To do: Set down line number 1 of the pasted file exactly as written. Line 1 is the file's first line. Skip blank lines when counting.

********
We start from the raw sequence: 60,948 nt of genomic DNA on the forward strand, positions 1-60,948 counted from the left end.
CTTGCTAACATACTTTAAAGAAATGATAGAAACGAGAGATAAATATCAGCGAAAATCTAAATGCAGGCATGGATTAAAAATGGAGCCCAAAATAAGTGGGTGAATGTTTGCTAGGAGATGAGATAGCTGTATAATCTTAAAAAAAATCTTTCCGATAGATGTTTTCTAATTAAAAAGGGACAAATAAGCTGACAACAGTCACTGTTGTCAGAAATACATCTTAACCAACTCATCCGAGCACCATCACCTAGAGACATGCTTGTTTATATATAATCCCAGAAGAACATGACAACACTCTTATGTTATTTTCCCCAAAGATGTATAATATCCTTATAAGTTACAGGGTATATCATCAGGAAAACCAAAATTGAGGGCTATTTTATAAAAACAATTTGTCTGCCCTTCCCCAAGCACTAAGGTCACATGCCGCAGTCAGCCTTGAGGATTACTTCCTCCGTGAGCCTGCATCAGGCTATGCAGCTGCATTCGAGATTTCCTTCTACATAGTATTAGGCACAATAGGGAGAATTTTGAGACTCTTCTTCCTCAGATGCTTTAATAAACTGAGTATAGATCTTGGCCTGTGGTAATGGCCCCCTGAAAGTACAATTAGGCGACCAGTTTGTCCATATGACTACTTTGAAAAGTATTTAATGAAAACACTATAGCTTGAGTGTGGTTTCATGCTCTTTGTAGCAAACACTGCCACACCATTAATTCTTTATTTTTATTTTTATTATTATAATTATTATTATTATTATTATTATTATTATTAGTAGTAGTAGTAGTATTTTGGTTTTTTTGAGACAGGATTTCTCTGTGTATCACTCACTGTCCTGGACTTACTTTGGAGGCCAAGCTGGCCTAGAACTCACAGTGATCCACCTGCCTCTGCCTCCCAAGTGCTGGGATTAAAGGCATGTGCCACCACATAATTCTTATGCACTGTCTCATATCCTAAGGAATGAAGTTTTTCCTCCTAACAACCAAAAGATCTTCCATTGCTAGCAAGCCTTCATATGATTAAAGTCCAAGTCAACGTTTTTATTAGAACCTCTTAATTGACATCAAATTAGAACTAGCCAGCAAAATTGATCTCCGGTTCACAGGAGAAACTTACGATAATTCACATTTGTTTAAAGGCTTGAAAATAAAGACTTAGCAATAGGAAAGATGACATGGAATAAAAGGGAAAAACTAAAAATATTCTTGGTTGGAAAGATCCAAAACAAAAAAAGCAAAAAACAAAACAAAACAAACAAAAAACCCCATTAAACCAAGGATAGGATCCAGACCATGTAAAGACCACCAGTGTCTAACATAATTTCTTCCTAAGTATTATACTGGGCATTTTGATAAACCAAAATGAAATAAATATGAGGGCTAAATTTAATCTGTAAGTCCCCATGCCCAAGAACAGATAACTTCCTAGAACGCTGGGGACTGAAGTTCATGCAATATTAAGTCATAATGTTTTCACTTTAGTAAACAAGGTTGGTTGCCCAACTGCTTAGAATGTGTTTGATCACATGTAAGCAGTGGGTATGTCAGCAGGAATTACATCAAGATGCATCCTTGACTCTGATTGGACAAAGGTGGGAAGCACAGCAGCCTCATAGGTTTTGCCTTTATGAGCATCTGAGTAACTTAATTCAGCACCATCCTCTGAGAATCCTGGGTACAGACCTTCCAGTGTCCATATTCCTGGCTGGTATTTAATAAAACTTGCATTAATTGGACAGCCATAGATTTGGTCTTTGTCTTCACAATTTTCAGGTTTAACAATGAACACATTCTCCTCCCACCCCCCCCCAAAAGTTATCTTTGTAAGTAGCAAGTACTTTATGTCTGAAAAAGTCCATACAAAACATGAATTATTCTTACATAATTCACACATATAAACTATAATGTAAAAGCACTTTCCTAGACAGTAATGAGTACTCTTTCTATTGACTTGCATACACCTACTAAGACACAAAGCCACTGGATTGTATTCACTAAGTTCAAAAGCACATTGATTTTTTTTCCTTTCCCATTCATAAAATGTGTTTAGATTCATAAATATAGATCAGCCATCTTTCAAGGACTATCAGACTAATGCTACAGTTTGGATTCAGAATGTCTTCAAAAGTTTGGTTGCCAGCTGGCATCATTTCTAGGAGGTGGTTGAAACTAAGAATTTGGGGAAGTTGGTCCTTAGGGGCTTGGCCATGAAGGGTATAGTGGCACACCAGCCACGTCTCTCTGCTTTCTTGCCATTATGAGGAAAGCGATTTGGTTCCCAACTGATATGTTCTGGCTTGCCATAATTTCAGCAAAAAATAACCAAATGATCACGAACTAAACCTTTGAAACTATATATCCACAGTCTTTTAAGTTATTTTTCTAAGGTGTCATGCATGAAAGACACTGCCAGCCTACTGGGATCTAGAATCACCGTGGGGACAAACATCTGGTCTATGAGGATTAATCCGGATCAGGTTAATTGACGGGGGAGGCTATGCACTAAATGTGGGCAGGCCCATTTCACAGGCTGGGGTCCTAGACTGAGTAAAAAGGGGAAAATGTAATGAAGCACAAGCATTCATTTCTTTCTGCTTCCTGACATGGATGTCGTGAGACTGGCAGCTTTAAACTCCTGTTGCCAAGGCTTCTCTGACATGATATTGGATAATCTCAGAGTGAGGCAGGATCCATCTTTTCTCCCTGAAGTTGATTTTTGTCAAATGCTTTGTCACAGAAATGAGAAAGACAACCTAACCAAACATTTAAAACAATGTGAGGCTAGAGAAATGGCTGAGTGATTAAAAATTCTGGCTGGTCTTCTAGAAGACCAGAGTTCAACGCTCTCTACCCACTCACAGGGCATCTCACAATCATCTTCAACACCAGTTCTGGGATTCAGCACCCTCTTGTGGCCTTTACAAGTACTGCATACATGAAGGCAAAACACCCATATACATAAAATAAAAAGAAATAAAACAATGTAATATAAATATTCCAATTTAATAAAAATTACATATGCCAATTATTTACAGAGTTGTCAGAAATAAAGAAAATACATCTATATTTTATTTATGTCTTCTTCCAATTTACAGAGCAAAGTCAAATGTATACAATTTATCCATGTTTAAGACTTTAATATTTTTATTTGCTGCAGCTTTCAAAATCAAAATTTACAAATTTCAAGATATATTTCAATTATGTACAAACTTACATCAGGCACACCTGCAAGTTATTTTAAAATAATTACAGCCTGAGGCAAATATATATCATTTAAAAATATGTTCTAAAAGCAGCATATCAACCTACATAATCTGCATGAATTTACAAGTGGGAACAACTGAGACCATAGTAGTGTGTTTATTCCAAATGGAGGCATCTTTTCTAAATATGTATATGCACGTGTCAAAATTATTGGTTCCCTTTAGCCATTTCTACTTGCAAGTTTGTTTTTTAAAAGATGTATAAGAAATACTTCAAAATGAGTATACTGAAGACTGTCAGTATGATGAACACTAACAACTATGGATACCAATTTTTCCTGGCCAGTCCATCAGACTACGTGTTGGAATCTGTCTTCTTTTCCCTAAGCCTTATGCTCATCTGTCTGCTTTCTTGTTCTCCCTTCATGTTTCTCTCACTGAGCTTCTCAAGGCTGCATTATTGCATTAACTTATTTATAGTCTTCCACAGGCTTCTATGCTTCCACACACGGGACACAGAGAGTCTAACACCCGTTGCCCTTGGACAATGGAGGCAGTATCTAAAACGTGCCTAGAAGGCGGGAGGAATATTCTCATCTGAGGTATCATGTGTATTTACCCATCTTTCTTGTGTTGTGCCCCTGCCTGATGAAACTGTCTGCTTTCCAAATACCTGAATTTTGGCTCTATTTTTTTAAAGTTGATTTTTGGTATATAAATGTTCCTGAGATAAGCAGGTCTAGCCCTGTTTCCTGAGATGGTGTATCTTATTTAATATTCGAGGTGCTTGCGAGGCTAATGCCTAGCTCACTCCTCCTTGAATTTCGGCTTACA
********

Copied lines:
We start from the raw sequence: 60,948 nt of genomic DNA on the forward strand, positions 1-60,948 counted from the left end.